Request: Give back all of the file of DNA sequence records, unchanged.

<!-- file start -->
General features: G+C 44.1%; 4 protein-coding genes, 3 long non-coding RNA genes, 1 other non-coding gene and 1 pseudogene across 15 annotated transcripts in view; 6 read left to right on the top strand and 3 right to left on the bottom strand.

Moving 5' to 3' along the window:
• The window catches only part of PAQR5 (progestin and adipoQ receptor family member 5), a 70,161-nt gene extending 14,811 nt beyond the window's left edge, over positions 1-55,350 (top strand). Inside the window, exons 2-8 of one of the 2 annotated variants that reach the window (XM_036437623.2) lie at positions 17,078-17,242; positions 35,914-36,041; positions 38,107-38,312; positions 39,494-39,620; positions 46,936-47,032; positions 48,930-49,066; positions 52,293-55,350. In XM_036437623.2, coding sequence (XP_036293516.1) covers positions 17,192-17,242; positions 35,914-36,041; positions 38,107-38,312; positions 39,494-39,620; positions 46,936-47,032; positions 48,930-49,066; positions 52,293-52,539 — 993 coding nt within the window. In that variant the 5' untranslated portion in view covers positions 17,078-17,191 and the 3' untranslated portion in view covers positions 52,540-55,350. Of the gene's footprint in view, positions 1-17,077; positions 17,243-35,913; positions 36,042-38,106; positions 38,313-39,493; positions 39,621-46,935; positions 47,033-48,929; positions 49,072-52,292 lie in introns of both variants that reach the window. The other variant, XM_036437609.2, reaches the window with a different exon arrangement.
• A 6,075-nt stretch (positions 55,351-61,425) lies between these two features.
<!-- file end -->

General features: G+C 44.1%; 4 protein-coding genes, 3 long non-coding RNA genes, 1 other non-coding gene and 1 pseudogene across 15 annotated transcripts in view; 6 read left to right on the top strand and 3 right to left on the bottom strand.

Moving 5' to 3' along the window:
• The window catches only part of PAQR5 (progestin and adipoQ receptor family member 5), a 70,161-nt gene extending 14,811 nt beyond the window's left edge, over positions 1-55,350 (top strand). Inside the window, exons 2-8 of one of the 2 annotated variants that reach the window (XM_036437623.2) lie at positions 17,078-17,242; positions 35,914-36,041; positions 38,107-38,312; positions 39,494-39,620; positions 46,936-47,032; positions 48,930-49,066; positions 52,293-55,350. In XM_036437623.2, coding sequence (XP_036293516.1) covers positions 17,192-17,242; positions 35,914-36,041; positions 38,107-38,312; positions 39,494-39,620; positions 46,936-47,032; positions 48,930-49,066; positions 52,293-52,539 — 993 coding nt within the window. In that variant the 5' untranslated portion in view covers positions 17,078-17,191 and the 3' untranslated portion in view covers positions 52,540-55,350. Of the gene's footprint in view, positions 1-17,077; positions 17,243-35,913; positions 36,042-38,106; positions 38,313-39,493; positions 39,621-46,935; positions 47,033-48,929; positions 49,072-52,292 lie in introns of both variants that reach the window. The other variant, XM_036437609.2, reaches the window with a different exon arrangement.
• A 6,075-nt stretch (positions 55,351-61,425) lies between these two features.